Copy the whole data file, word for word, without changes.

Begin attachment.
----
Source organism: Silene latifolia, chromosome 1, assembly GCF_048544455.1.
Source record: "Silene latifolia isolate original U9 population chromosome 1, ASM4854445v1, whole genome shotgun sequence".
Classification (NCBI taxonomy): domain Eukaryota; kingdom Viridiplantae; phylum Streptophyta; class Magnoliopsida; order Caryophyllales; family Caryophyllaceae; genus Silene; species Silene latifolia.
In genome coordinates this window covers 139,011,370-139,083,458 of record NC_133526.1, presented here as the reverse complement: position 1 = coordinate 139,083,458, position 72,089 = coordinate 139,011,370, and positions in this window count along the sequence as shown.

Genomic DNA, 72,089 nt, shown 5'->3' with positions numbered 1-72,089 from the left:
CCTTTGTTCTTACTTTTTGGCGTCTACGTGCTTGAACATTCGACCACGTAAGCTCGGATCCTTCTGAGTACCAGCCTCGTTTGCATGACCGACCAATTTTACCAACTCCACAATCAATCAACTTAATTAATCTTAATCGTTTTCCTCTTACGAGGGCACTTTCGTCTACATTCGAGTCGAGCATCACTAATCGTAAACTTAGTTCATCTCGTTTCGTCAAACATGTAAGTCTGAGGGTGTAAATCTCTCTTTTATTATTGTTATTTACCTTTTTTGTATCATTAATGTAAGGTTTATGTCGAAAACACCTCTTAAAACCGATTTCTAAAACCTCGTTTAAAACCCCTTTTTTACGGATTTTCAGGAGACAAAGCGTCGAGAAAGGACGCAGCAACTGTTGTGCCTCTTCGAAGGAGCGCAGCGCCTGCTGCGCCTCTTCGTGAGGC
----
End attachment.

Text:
Source organism: Silene latifolia, chromosome 1, assembly GCF_048544455.1.
Source record: "Silene latifolia isolate original U9 population chromosome 1, ASM4854445v1, whole genome shotgun sequence".
Classification (NCBI taxonomy): domain Eukaryota; kingdom Viridiplantae; phylum Streptophyta; class Magnoliopsida; order Caryophyllales; family Caryophyllaceae; genus Silene; species Silene latifolia.
In genome coordinates this window covers 139,011,370-139,083,458 of record NC_133526.1, presented here as the reverse complement: position 1 = coordinate 139,083,458, position 72,089 = coordinate 139,011,370, and positions in this window count along the sequence as shown.

Genomic DNA, 72,089 nt, shown 5'->3' with positions numbered 1-72,089 from the left:
CCTTTGTTCTTACTTTTTGGCGTCTACGTGCTTGAACATTCGACCACGTAAGCTCGGATCCTTCTGAGTACCAGCCTCGTTTGCATGACCGACCAATTTTACCAACTCCACAATCAATCAACTTAATTAATCTTAATCGTTTTCCTCTTACGAGGGCACTTTCGTCTACATTCGAGTCGAGCATCACTAATCGTAAACTTAGTTCATCTCGTTTCGTCAAACATGTAAGTCTGAGGGTGTAAATCTCTCTTTTATTATTGTTATTTACCTTTTTTGTATCATTAATGTAAGGTTTATGTCGAAAACACCTCTTAAAACCGATTTCTAAAACCTCGTTTAAAACCCCTTTTTTACGGATTTTCAGGAGACAAAGCGTCGAGAAAGGACGCAGCAACTGTTGTGCCTCTTCGAAGGAGCGCAGCGCCTGCTGCGCCTCTTCGTGAGGC